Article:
Tag Archives: London

The IPCRESS File – Film review

One of my favourite films, The IPCRESS File is based on the famous first novel by Len Deighton. It’s been decades since I read it – and its sequels – though I should make time for a re-read, as I watch the film every couple of years. (I have re-read Deighton’s later Bernard Samson espionage novels and his military history. I’m a huge fan of them all).The Ipcress File [DVD]

Released in 1965, The IPCRESS File is a near perfect, Cold War era, spy film, directed by Sidney J. Furie. Cinematography, cast, locations, pace, plot, themes and score, it doesn’t put a foot wrong.

The main character, Harry Palmer, is played by Michael Caine in his first leading rôle. Very much up-and-coming, this part is credited with making him a star. Generally, I’ve mixed feelings about Caine’s acting. He seems to be in many films I love and has a strong screen presence. Though I find it hard to forget it’s him, whatever the part. Fortunately, he’s well-cast here as a laconic, working-class Londoner.

Apparently the part was first offered to Christopher Plummer – who’d already played a spy in Triple Cross, (based on the exploits of real-life agent, Eddie Chapman). Plummer turned it down in order to make The Sound of Music. The part was then offered to Richard Harris, who later regretted not taking it.

Harry Palmer is an army sergeant working for Military Intelligence, cocky, insolent, very much his own man. His superior, Colonel Ross, has him transferred to a secret counter-intelligence unit run by a Major Dalby. Ross all but blackmails Palmer, on account of fiddles he was working in Berlin. Palmer’s main concern is whether he’ll get a pay rise.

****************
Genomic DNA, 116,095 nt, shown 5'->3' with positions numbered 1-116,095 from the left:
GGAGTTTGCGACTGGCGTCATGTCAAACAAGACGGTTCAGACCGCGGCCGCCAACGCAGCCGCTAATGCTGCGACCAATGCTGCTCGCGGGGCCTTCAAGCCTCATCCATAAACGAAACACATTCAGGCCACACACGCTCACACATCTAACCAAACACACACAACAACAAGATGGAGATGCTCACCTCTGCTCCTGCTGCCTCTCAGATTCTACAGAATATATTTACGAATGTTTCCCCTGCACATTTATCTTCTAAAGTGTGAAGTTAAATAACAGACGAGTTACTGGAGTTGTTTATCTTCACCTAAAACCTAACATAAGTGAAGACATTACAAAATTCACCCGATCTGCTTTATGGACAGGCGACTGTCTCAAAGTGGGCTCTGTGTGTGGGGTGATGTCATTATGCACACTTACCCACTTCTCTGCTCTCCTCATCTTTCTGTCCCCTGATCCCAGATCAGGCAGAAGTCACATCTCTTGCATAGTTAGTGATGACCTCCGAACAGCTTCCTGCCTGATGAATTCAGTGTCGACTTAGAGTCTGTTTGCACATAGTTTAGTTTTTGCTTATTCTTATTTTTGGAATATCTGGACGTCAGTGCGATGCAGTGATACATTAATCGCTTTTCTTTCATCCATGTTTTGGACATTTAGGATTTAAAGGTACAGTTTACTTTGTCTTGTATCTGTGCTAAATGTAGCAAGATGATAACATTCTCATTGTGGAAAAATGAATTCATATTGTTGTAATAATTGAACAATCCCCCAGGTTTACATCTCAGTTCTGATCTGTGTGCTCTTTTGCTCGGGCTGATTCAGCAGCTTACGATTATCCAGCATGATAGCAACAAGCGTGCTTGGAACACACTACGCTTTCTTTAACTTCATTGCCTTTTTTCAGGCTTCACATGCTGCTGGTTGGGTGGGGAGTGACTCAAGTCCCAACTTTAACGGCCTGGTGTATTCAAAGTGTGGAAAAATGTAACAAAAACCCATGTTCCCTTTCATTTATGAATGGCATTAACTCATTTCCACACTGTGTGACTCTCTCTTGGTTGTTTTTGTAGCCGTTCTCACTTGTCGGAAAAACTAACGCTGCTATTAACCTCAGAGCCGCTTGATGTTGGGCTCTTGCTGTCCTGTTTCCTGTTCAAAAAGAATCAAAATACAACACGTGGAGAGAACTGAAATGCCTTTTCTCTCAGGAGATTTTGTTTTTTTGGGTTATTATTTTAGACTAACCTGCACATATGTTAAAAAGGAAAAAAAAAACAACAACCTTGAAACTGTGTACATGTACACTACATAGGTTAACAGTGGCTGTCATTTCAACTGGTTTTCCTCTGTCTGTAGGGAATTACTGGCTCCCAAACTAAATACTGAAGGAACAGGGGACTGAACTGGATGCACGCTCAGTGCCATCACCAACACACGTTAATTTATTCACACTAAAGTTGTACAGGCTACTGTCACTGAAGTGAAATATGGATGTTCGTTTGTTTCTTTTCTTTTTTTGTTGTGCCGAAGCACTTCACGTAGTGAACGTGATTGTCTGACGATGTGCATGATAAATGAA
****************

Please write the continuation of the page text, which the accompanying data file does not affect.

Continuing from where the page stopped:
Dalby’s current operation concerns an alarming ‘brain drain’, a popular term in the Sixties. British scientists are going missing. The film’s opening sequence illustrating this is terrific; set in Marylebone Station, nostalgic with steam and porters and deeply sinister. A reluctant Palmer soon finds out he’s replacing an agent who was murdered.

The supporting cast is superb. Ross is played by Guy Doleman, cool, upper-class, finding Palmer and Dalby equally distasteful. Nigel Green plays Dalby, shifty-looking and shrewd. Two fine character actors, they give wonderful performances, verbally fencing in every scene. Green had memorably worked with Michael Caine on Zulu, which gave Caine’s career a considerable leg-up, a year earlier.

The leading lady is the lovely, sultry Sue Lloyd, who would star in the 1966 television series The Baron. The ever-likable Gordon Jackson plays a fellow agent, long before he ran his own department in The Professionals and there are compelling cameos from Thomas Baptiste and Frank Gatliff.